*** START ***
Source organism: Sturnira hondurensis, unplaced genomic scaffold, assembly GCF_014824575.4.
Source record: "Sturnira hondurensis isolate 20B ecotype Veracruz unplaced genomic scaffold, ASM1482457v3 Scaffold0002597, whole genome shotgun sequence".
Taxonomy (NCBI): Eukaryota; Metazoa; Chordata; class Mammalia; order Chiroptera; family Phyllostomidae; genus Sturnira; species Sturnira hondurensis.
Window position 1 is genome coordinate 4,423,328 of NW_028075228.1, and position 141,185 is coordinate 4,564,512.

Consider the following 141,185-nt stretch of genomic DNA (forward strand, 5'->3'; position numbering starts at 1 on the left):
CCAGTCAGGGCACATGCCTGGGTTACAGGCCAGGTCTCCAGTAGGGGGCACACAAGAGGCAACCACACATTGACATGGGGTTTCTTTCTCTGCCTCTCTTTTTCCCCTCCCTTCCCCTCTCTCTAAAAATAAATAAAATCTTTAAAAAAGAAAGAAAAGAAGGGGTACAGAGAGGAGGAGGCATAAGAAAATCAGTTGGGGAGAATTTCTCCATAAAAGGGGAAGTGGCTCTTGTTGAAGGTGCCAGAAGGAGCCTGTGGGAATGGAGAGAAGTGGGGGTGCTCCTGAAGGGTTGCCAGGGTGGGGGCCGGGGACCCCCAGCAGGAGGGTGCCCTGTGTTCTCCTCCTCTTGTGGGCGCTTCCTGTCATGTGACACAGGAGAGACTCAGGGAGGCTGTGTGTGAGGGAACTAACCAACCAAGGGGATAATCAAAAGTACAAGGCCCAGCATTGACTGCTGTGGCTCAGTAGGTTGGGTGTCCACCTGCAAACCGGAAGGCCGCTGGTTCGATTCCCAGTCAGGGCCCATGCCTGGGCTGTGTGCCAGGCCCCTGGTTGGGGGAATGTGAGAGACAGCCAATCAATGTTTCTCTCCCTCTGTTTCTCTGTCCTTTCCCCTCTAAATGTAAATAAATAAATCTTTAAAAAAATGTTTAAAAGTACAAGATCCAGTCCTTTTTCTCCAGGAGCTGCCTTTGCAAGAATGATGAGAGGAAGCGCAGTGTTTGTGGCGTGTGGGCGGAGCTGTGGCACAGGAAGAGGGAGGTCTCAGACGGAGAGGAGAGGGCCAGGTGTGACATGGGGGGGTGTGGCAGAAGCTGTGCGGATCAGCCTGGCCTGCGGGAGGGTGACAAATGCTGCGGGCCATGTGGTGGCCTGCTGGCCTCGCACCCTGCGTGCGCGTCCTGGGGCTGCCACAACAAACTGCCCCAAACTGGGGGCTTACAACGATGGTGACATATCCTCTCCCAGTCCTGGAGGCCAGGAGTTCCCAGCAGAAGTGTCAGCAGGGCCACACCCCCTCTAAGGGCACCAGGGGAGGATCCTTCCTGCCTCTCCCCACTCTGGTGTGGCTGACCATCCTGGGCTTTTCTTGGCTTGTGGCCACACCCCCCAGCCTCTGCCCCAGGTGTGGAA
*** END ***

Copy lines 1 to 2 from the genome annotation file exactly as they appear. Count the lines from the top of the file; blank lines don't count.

Source organism: Sturnira hondurensis, unplaced genomic scaffold, assembly GCF_014824575.4.
Source record: "Sturnira hondurensis isolate 20B ecotype Veracruz unplaced genomic scaffold, ASM1482457v3 Scaffold0002597, whole genome shotgun sequence".